Market liberalization, the economic crises, and the stagnation of the PRI regime during the 1990s all helped to loosen state control over Mexico’s media. But now, it seems that once again a journalist has come too close for comfort to the President of the Republic. Peña Nieto’s government has emphatically denied any role in MVS’s decision to terminate Aristegui’s contract. The Interior Ministry issued the following statement: “The government has respected the exercise of critical and professional journalism and will continue to do so with the conviction that the plurality of opinions is indispensable for the strengthening of democratic life in the country.”
This official communication is not merely an inadequate response to the obvious questions concerning the role of the administration in Aristegui’s dismissal. It is a perverted account of the Mexican State’s regard for investigative journalism of any sort. A brief survey of the history of the relationship between this president’s party and the media is enough to prove the statement insulting in its blatant falsity. The words are a direct affront to the hundreds of journalists, including Carmen Aristegui, who have suffered repression and violence while trying to carry out their important work. It is certainly true that “the plurality of opinions is indispensable for the strengthening of democratic life in the country,” but governments like that of Mr. Peña Nieto are still relentless in their efforts to prevent media services from being a source of democratization in Mexico.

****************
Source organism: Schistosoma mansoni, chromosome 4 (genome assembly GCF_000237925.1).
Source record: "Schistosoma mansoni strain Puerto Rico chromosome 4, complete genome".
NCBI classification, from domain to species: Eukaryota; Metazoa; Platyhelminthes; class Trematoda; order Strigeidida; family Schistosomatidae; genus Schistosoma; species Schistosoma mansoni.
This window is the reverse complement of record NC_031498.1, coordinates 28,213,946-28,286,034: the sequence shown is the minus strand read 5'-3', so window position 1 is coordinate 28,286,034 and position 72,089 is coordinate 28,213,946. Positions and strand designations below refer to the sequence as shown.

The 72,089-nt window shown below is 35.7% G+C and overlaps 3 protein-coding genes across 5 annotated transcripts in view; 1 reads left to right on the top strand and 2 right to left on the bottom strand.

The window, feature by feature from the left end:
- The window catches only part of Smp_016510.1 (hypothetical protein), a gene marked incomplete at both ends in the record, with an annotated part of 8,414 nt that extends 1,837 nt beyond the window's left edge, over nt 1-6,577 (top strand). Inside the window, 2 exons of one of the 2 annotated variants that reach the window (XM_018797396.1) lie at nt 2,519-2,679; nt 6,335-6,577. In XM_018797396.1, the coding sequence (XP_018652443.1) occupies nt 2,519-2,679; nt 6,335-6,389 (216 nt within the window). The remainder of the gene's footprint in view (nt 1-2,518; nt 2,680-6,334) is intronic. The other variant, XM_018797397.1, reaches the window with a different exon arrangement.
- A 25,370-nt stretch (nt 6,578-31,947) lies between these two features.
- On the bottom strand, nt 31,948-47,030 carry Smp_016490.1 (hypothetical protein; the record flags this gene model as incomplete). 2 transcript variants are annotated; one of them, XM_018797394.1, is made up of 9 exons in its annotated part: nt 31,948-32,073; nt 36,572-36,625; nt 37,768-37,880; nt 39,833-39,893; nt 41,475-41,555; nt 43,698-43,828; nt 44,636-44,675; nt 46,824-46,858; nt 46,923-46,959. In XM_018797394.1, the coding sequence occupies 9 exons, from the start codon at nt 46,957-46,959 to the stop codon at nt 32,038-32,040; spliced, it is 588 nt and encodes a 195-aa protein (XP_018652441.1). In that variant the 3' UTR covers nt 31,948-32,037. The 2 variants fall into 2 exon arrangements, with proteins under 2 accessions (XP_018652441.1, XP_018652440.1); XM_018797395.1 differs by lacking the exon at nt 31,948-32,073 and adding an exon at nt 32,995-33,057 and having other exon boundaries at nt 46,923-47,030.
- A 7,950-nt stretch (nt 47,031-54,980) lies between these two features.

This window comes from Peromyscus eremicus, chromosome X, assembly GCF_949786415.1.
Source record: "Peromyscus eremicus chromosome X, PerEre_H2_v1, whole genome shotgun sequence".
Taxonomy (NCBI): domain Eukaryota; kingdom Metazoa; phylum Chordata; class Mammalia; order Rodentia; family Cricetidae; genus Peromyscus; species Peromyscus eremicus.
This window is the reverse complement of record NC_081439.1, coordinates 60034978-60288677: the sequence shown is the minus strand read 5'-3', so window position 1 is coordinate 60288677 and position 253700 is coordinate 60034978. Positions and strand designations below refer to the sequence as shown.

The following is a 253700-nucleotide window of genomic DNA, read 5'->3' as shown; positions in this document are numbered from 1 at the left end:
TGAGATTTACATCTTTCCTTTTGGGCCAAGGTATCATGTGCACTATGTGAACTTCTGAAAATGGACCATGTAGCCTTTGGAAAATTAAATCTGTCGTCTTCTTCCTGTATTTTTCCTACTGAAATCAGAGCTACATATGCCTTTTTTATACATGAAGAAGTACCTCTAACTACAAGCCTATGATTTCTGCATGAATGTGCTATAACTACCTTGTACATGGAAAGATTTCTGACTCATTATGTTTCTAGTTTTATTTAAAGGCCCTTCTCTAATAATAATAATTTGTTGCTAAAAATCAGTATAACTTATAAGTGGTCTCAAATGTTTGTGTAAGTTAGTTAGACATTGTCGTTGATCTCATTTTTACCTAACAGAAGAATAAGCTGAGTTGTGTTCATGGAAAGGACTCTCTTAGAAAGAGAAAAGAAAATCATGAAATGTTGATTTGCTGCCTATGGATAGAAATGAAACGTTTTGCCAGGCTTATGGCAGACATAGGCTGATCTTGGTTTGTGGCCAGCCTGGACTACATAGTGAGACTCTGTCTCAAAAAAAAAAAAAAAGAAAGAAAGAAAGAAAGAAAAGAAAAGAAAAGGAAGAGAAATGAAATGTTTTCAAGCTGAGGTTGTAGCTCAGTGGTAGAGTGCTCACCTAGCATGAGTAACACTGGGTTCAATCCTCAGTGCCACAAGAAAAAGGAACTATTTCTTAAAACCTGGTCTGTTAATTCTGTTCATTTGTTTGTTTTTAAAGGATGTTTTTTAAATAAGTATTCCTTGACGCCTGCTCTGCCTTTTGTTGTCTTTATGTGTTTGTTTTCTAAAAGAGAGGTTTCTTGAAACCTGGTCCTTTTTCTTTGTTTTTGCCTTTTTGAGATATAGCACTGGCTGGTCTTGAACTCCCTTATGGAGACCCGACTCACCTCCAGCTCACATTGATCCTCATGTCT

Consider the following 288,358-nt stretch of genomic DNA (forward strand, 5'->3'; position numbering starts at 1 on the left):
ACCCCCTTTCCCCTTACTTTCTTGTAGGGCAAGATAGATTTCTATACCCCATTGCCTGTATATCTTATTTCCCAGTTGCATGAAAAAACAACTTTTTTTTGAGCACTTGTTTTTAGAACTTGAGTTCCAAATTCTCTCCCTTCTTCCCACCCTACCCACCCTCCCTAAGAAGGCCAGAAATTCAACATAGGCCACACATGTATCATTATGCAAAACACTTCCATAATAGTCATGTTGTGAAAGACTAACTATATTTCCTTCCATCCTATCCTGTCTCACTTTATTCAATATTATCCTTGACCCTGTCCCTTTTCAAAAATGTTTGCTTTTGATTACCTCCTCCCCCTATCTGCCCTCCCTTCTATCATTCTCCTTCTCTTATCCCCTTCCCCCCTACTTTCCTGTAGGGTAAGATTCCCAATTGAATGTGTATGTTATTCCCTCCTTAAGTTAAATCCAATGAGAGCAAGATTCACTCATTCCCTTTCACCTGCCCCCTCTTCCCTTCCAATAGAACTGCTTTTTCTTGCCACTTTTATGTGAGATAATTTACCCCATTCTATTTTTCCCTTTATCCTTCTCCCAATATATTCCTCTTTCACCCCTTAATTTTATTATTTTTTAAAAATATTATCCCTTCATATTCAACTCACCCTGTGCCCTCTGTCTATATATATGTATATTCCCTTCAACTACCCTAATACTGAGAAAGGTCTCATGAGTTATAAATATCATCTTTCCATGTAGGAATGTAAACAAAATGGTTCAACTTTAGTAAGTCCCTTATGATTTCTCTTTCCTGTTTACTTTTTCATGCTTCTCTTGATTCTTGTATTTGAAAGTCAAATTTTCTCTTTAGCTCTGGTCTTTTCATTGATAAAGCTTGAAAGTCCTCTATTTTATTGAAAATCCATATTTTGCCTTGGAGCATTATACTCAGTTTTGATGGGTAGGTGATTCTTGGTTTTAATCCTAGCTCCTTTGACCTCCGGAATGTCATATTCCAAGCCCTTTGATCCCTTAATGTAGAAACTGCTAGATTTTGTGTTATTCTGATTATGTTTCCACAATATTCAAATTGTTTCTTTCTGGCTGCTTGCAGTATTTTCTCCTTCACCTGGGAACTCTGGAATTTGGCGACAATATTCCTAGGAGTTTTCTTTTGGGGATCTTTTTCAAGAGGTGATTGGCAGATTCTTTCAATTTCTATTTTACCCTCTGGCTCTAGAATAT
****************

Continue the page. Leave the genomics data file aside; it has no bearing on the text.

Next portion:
Mexico currently is among the world’s most dangerous countries for journalists. Reports by media freedom groups including Article 19 and the World Association of Newspapers and News Publishers (WAN-IFRA) have documented an unprecedented level of violence faced by the Mexican press as a result of corruption, organized crime and the armed offensive against drug traffickers. During the first two years of Peña Nieto’s term in office, the average number of attacks against journalists in Mexico rose significantly to an average of 328 attacks per year—a reporter is attacked every 26.7 hours. Nine reporters have been killed, and the disappearance of at least ten journalists had been documented. The situation is markedly worse for reporters in peripheral areas, where a slower transition to democracy has often allowed for the survival of old abusive and authoritarian practices of state governments against the media. Here, local reporters face a myriad of pressures from the authorities, including intimidation by the police, violence from the cartels, and corruption by local officials. The privileged status of Carmen Aristegui within the media world may have protected her from greater harm, but her treatment highlights the eminent danger faced by any honest journalist in the country. Few of these crimes are properly investigated and even fewer have resulted in prosecutions and convictions, reflecting the general state of impunity within Mexican society. They occur even as a federal law, protection mechanism, and “special” prosecuting unit all exist for the sole purpose of protecting the press. The Mexican government has the legal tools to guarantee freedom of expression but is evidently unwilling to use them in order to improve the situation for journalists in Mexico.